I was fortunate enough to have two getaways this week: Adelaide, South Australia and Kilcunda, Victoria. Adelaide was for work but I got to see one of my best friends which was lovely. It had truly been too long.
Kilcunda was an adventurous weekend getaway. It’s located in Victoria, Australia, just about ten minutes from Wonthaggi.
It’s a quant little town with a pub and a general store that serves a great breakfast and were very willing to accommodate my annoying eating requirements (thanks so much – that’s rare in the country!).
We rented the best place at the Kilcunda Ocean View retreats: the Ocean View Cottage. Three bedrooms, sleeps up to eight, really well equipped kitchen, amazing beach views. The sunset was an absolute ripper. Electric blankets, reverse cycle, a one person spa bath and lots more. I can’t rave enough about this place. It was just stunning.
There’s a few great hikes along here, including the 2-2.5 hour Punchbowl to Kilcunda.
Well worth a visit to the area. The sunshine was a really lovely bonus.
I take some weird things for my various ailments like pig thyroid extract. I consume zillions of different vitamins. But still feel shit a lot of the time. I’m hit by some pretty hard hormones which lead to PMS. I also am battling fibromyalgia and hypothyroid. A really, really cold Melbourne winter has made me chilled to the bone and it was time to do something about it.
I was on a search for a GREAT doctor who would bring all of my symptoms together and find solutions. This took a long time – doctors leaving Melbourne, being on waiting lists etc. And then I got recommended to Dr Frederick V.C. Spittel at the National Institute of Integrative Medicine in Hawthorn, Melbourne.
He’s not cheap – almost $1,000 for the first session including supplements. But that session goes for two hours. Finally. Someone who is taking the time to be thorough. I know all the things people “should” and “shouldn’t” do to stay healthy but I wanted a personalised program.
He was born in 1939 but seems about thirty years younger.
I really had to fight my urge to get up and walk out when he was almost two hours late (actually instead I burst into tears on him as I was upset, my plans for the day were disrupted). But I had a feeling I needed to stick it out and see him.I didn’t really know what to think. I knew he was 74. I knew he was a GP for a long time before retraining in wholistic and alternative therapies. He’s fairly anti-system now – and for good reason, believing that it can’t afford to keep people healthy. He feels he works on a health model whereas the others work on a disease model.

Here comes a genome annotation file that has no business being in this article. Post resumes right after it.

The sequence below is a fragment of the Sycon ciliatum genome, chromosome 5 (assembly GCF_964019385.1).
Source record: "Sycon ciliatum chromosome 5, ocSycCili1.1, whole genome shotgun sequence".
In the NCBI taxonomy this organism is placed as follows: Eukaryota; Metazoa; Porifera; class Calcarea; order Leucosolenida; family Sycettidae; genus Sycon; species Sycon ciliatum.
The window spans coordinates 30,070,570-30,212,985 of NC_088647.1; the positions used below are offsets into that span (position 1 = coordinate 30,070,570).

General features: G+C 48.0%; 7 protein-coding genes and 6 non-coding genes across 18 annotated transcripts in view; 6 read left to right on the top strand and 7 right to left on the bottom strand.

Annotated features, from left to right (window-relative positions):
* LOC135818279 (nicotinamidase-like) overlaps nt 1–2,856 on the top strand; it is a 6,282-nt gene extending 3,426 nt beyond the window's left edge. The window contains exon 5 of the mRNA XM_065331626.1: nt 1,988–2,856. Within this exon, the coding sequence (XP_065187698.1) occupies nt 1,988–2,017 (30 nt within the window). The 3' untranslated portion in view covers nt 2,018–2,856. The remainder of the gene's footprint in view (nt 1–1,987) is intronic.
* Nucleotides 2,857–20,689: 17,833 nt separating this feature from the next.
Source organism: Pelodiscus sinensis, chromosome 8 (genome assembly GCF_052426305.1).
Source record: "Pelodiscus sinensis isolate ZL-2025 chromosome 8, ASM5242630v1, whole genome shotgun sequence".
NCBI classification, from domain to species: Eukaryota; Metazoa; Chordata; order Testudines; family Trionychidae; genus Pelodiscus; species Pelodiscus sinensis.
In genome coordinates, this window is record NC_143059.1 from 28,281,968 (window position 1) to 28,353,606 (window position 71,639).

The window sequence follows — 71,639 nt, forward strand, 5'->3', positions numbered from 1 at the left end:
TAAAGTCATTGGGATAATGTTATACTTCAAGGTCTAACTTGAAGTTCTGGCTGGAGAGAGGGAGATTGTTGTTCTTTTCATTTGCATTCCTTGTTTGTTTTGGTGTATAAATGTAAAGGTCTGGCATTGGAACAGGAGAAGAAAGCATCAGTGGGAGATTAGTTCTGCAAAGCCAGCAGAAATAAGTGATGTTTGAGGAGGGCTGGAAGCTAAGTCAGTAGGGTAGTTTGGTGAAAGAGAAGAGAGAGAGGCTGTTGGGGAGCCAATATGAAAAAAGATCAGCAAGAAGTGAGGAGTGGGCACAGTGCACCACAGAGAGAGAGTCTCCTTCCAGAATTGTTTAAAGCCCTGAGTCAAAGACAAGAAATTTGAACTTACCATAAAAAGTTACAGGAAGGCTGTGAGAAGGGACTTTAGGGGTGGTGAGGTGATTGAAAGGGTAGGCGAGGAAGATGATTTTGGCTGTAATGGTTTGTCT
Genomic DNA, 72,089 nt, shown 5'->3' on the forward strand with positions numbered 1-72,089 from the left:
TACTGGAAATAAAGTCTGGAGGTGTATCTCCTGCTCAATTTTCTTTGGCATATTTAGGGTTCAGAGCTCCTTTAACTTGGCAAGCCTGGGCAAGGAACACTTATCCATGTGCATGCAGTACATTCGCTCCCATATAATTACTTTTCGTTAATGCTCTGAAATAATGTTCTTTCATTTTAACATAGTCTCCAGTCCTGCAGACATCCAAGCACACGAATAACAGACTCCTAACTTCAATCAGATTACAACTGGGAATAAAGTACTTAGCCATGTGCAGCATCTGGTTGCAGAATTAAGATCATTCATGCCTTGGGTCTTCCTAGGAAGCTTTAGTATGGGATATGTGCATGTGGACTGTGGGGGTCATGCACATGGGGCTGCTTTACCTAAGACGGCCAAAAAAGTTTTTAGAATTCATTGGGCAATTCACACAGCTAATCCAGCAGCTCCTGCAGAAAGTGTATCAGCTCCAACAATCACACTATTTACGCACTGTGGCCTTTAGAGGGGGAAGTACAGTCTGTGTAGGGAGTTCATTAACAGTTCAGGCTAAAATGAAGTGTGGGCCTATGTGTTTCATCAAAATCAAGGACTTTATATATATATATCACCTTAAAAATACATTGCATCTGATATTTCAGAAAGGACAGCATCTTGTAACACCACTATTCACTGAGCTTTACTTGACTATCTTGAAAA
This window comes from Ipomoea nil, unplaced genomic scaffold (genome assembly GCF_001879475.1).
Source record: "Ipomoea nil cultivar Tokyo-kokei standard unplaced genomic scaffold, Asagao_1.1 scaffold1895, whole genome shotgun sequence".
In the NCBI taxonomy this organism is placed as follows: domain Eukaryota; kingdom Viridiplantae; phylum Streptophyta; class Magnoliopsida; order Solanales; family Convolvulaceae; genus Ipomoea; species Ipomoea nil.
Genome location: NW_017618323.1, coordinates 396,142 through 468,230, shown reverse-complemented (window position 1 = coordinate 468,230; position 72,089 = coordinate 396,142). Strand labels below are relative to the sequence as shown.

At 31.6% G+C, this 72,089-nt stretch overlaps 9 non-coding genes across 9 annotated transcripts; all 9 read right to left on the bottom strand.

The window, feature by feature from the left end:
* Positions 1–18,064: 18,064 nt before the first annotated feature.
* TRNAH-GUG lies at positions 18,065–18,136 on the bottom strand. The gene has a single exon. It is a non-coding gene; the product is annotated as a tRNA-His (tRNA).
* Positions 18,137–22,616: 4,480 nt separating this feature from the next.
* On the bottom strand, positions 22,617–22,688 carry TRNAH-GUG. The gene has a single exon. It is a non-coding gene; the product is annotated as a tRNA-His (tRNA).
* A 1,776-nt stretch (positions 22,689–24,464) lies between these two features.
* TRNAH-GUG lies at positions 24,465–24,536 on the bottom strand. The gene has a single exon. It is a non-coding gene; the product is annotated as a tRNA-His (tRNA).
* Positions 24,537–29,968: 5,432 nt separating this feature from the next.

He sees I have borderline chronic fatigue syndrome, oestrogendominance, hypothyroid, IBS, fibromyalgia, leakygut and lots of other hormonal issues and vitamin deficiencies. I thought he was going to cry when he saw my past vitamin D results (I only got fresh tests this week and I won’t find out it all for a few weeks).
He knows, like I do, that all of these health issues begin in the gut and therefore is going straight to that source to eradicate them. He also goes deeper into the cells, with mitochondrial dysfunction being a prime suspect for woe.
He’s put me on a gluten, lectins and saponinsfreediet which is pretty paleo + I can eat white rice and its derivatives like rice vermicelli. No quinoa or cacao, boo hoo. This is the 4R program involving Remove, Replace, Reinoculate and Repair. This takes time, effort and cost. But as he said, “people who come to me, they’ve tried everything else haven’t they?”. Amen.
He said I’m not overweight despite the medication I’ve been taking to sleep for the last five years, so I must be doing something right. Those same tablets have apparently been causing some of my other symptoms and now I’m weaning off them…
But still this is pretty good as summer is on the way. I’m only allowed plain water to drink, hot or cold, too. This is as some teas have very high levels of salicylate. And so do oranges, dates and lots of other things I love. Banned.
Functional, or integrative, medicine looks at the person as a whole:
Sometimes, you meet someone you wish you’d met a lot earlier in your life. Dawn was one of those people.
I’ve known her daughter Fleur for eight or more years. I can’t remember when I met Dawn, only a few years after that when her husband Nick was alive.
Dawn was almost 40 years older than most of us, but she was just one of the girls. I remember so many brunches, dinners, shopping trips, days out to the Yarra Valley. Her health, grace, beauty and kindness stood her apart from the rest. I quickly came to call Dawn my second mother – she had four children of her own but she was just that kind of woman. She was always eager and supportive to hear what we were up to.